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REF's director, John Constable, has just published an article "Thermo-Economics: Energy, Entropy and Wealth" in the journal of the Economics Research Council. This piece attempts to explain the relationship between thermodynamics and the theory of wealth in economics. From this perspective Dr Constable then argues that government attempts to drive an energy transition ahead of the learning curve and against the cost gradient and dangerous and likely to be reduce well-being as well as creating political discontent.


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REF on Guardian Constraints Story

On the 3rd of April the Guardian published a short article on constraint payments to wind power in Scotland ("Gas company special payments dwarf constraint payments to wind farms"). This story was based in part on a story in The Times earlier in the week ("Wind farms are paid £8.7m in one month to stop turbines"), and partly on an interview with REF.

The Guardian does not seem to have fully explained the significance of these extra payments to wind power, or the relation between payments to wind to stop and payments to conventional generators to start generating. REF sent the following letter to the editor, which has not, as far as we can tell, yet been published:

Dear Sir:

Your article (“Gas company special payments dwarf constraint payments to windfarms” 04.04.14) mistakenly downplays the significance of wind farms in Scotland demanding compensation well in excess of the subsidies lost when National Grid needs to stop them from generating. This is already very expensive and set to become more so.

The article also surprisingly implies that because conventional generation is paid to be constrained “on" to the system it is somehow acceptable for wind farms to overcharge per MWh when they are constrained “off".

However, such a view not only glosses over the economic and technical differences between constraining generation “on” and constraining it “off", but also fails to recognise the causal relation between these two actions, namely that constraining off wind farms on one side of a grid bottleneck, means that conventional generators on the other side, often gas, must be constrained on to maintain continuity of supply.

Thus, a significant proportion of the constrained on payments received by conventional generators must also be attributed to the proliferation of wind farms in Scotland, where the Connect & Manage policy has permitted and even encouraged wind development to exceed grid capacity.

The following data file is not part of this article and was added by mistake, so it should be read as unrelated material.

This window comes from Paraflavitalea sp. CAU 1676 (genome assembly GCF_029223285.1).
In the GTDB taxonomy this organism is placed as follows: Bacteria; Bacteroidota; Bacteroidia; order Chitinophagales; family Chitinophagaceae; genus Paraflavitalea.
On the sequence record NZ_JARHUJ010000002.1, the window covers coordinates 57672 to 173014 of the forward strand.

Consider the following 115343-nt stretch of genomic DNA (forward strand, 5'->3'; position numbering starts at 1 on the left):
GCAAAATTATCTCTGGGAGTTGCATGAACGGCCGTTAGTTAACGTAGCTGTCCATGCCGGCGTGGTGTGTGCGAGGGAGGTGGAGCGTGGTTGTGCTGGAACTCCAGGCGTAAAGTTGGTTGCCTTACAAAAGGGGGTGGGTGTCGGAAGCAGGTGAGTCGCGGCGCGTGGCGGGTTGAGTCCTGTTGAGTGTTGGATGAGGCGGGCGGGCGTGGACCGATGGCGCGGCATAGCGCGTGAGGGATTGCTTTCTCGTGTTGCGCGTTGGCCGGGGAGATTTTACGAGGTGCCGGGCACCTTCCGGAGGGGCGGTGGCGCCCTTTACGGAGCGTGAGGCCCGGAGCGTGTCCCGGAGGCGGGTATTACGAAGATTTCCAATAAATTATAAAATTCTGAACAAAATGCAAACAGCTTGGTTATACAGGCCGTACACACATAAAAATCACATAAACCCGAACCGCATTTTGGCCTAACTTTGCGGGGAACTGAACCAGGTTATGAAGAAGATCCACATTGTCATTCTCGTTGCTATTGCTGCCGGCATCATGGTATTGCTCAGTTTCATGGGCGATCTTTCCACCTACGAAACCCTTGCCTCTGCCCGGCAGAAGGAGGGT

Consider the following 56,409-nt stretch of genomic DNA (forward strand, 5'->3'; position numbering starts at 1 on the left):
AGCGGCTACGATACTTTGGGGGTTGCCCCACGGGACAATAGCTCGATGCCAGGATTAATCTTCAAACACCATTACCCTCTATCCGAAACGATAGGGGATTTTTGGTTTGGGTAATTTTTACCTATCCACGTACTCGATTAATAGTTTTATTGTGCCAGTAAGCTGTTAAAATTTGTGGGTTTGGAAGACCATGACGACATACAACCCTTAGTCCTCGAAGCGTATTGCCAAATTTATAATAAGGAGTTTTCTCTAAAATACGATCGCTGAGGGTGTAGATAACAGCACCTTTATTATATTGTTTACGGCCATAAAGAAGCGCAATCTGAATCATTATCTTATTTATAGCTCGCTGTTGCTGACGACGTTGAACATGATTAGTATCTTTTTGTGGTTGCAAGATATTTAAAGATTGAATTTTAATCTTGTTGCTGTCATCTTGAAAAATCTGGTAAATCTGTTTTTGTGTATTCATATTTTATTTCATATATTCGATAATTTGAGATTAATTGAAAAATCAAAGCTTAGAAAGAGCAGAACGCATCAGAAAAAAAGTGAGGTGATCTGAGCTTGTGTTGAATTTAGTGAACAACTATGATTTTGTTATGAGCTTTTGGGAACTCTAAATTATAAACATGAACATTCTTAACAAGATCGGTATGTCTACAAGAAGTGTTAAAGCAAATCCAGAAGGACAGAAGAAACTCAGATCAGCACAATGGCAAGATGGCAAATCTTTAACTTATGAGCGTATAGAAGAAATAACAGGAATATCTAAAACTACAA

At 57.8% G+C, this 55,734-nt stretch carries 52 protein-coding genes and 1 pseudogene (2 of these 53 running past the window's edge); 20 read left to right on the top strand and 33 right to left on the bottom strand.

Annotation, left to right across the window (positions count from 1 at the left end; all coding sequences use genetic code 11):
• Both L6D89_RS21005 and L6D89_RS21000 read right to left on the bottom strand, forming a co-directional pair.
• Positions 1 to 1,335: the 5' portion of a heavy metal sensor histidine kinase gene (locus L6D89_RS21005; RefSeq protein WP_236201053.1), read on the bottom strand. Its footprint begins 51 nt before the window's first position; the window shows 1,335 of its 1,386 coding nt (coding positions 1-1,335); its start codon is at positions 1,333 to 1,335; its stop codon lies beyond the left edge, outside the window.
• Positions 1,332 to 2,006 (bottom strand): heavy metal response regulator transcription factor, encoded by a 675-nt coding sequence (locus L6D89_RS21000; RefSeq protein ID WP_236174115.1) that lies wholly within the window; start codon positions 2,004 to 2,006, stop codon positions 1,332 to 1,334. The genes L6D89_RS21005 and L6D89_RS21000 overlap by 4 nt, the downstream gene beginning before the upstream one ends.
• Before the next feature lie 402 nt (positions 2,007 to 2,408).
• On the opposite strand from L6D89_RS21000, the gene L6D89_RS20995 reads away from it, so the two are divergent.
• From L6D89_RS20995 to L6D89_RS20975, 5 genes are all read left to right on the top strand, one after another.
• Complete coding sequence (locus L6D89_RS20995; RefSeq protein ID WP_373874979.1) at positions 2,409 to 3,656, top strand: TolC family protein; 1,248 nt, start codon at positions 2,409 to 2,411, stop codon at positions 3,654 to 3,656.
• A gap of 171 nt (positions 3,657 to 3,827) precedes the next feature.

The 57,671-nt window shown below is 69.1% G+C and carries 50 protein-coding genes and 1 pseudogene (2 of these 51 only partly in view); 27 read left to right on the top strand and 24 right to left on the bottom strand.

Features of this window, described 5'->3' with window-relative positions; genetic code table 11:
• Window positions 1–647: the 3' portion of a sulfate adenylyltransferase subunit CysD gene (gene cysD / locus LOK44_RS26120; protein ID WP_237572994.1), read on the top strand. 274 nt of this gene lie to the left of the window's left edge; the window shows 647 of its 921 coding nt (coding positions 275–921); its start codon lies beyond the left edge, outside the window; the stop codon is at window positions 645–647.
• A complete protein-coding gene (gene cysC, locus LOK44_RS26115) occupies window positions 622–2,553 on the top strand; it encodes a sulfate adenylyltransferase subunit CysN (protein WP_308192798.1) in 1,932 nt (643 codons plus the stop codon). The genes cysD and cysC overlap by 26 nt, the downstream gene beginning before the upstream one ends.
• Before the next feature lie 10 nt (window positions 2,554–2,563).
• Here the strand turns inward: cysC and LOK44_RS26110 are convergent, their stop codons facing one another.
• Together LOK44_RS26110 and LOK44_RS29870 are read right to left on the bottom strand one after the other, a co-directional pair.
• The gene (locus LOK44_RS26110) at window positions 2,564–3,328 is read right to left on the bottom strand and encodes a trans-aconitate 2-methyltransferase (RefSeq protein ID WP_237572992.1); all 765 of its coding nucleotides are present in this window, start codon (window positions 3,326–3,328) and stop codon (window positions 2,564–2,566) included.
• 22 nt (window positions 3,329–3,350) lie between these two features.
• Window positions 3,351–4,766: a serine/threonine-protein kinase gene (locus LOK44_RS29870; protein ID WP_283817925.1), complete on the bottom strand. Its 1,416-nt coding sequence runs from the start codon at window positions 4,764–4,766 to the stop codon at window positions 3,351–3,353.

It is possible, perhaps likely, that some energy companies who own both wind farms and conventional generation are making unreasonable profits on both sides of the equation, but a lack of transparency in the reporting of electricity market data makes it impossible for those outside the industry to investigate this matter.

The consumer is clearly vulnerable to unchecked exploitation at present, and strong intervention by government and the regulator, Ofgem, is long overdue.

Yours sincerely,
John Constable.

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New Monthly Record for Wind Farm Constraints Payments

It is now three years since the Renewable Energy Foundation revealed the growing problem of excessive prices charged by wind generators in Scotland to cease generation. However, and in spite of an intervention in February 2014 by the Minister of State for Energy, Michael Fallon, MP, there is no sign that the wind industry is willing to deal with this profiteering through self-regulation.

March 2014 has seen both the largest monthly volume of wind energy (107 GWh) constrained off the GB electricity system, and the largest monthly amount paid for wind farms not to generate (£8.7 million), as can be seen in the following chart, which also shows the steadily increasing trend over time.

Wind farm constraints are essentially caused by difficulties in exporting excess wind electricity generated in Scotland. In March 2014 approximately 12% of the potential wind power output of large Scottish grid connected wind farms had to be constrained off the system, thus incurring costs to the consumer in the form of constraint payments. Griffin wind farm showed the greatest reduction in output with more than 60% of its potential output in the month constrained off. 

The average price charged by the wind farms to reduce output was £80/MWh. This is almost double the lost income (a price of about £45/MWh to compensate for lost subsidy would be justifiable in the current market arrangements).

The prices charged in March this year range from £77/MWh to £149/MWh (full details by wind farm and settlement period can be found on the REF constraints site

It is these excessive prices that Mr Fallon sought to address with his letter. But the industry does not appear to have taken any notice whatsoever, and while we understand the reluctance of government to intervene in the setting of prices in any part of the market, it is clear that wind power constraints are a special case, arising from the market distorting effects of state income support subsidies to renewables, and that consequently the time for vigorous government intervention has now come.